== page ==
In a very welcome update in policies, the has introduced its new Parental Support Policy. The policy is intended to motivate and support athletes in their journey to parenthood, through pregnancy and after birth, accommodating both male and female athletes under its contracts.
As part of a global trend that has seen industry and economy-wide reforms in parental support policies, the PCB has taken a much awaited step. Athletes live a tough life when viewed through the lens of parenthood, their strict training schedules and year-long playing schedules leave little room for them to be able to plan parenthood, though several do have the aspirations.
As part of the news set of policies, women cricketers will be entitled to yearlong paid maternity leave, in addition to the option of switching to a non-playing role as they approach their maternity leave. They will be guaranteed a contract for the following year when leaving for maternity leave and when they return, the board will provide physical training and support to rehabilitate them post-childbirth. Male cricketers are now allowed concessions, and will be entitled to a month long paid paternity leave.
Only the Australian and New Zealand cricket boards have such robust parental leave policies, and other boards are said to be working on their own policies.
Just last week, Pakistan team captain Bismah Maroof announced her indefinite maternity leave.
The PCB was said to be in the process of working up the newly announced provisions at the time. Today, as the news is announced, Maroof is the first cricketer to benefit from the new policies.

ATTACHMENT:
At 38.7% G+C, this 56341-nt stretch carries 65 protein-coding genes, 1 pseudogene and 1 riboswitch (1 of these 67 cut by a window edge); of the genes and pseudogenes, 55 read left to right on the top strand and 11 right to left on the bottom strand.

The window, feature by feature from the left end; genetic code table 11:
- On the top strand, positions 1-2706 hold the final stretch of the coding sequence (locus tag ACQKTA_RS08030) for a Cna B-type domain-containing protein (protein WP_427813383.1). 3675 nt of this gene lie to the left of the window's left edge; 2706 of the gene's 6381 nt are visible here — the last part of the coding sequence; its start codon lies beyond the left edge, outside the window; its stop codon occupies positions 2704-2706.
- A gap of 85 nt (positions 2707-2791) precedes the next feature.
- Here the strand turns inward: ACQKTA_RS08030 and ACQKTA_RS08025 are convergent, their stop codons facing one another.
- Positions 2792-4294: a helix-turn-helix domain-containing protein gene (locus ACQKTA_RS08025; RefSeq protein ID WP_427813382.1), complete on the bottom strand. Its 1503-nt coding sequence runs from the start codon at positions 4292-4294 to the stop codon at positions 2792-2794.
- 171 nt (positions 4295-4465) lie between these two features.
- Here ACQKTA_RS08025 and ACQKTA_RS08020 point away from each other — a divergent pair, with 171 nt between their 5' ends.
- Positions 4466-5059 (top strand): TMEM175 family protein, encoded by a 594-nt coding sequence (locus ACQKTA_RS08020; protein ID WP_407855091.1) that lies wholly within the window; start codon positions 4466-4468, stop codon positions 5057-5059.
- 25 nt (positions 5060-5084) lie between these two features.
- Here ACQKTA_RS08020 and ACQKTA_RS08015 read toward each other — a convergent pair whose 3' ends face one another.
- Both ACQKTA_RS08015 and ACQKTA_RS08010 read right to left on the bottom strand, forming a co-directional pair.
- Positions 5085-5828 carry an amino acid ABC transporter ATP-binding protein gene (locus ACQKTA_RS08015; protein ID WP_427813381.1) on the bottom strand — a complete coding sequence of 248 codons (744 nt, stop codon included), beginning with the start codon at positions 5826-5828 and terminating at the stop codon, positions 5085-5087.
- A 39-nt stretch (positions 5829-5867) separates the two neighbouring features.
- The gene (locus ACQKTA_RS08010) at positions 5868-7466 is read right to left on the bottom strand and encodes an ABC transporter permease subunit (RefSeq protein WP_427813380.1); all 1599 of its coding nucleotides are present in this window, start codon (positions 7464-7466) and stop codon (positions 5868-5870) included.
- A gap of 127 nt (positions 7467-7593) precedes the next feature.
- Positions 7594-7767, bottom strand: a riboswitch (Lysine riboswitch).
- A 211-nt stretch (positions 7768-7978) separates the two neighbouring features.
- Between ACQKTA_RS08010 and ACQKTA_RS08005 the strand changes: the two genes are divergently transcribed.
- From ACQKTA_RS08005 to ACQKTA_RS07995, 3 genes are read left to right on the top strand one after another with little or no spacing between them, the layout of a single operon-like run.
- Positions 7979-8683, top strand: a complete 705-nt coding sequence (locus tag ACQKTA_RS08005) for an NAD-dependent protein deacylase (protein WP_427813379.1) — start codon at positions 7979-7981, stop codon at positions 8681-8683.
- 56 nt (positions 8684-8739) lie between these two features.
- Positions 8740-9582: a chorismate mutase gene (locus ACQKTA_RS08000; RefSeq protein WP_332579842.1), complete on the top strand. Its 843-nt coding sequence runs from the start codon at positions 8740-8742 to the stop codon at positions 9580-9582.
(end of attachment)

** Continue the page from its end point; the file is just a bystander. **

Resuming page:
“The PCB has a duty of care towards its cricketers and at every turn it has taken measures to support them. In this relation, it is appropriate that we have a player-friendly parental support policy so that our professional cricketers can feel fully supported during an important stage in their lives, without worrying about their careers,” PCB Chief Executive Wasim Khan said in a press release.
“To have this policy for our women cricketers was even more significant. Women play a pivotal role in the development of a society and our women cricketers have brought us laurels and recognition at the world stage,” he said.
“Now that we have maternity leave policy, I am hopeful that it will attract more women and girls to take up the sport as this will help them strike the crucial work-life balance.”
The news was very well received by fans of the team and sport alike, with global appreciation heading PCB’s way. Among the most notable appreciations came from cricket statistician Mazher Arshad.
Cricket journalist Zainab Abbas also took note of the announcement, and celebrated what she called a “fantastic initiative”.
Former national team captain Sana Mir congratulated all those involved.
Former captain and current chief selector Urooj Mumtaz Khan called the move a huge stride forward.
Ex-cricketer and women team’s chief selector Jalal-ud-Din was also full of praises for the move.
Ex-Australian cricketers Lisa Sthalekar and Mel Jones also welcomed the move.
Leaves due to parental responsibilities have been a concern in cricket for a while, as athletes give their reproductive years to the sport despite their own personal ambitions for a family. When Indian men’s cricket captain Virat Kohli returned from his tour of Australia mid-series for the birth of his child earlier this year, there were conflicting opinions in India. Some understood the cause, and backed Kohli’s decision to return, while others questioned how he could turn away from his national responsibilities like that, some even terming his actions ‘un-patriotic’.
We are glad the PCB made this decision and hope to see boards around the world follow suit.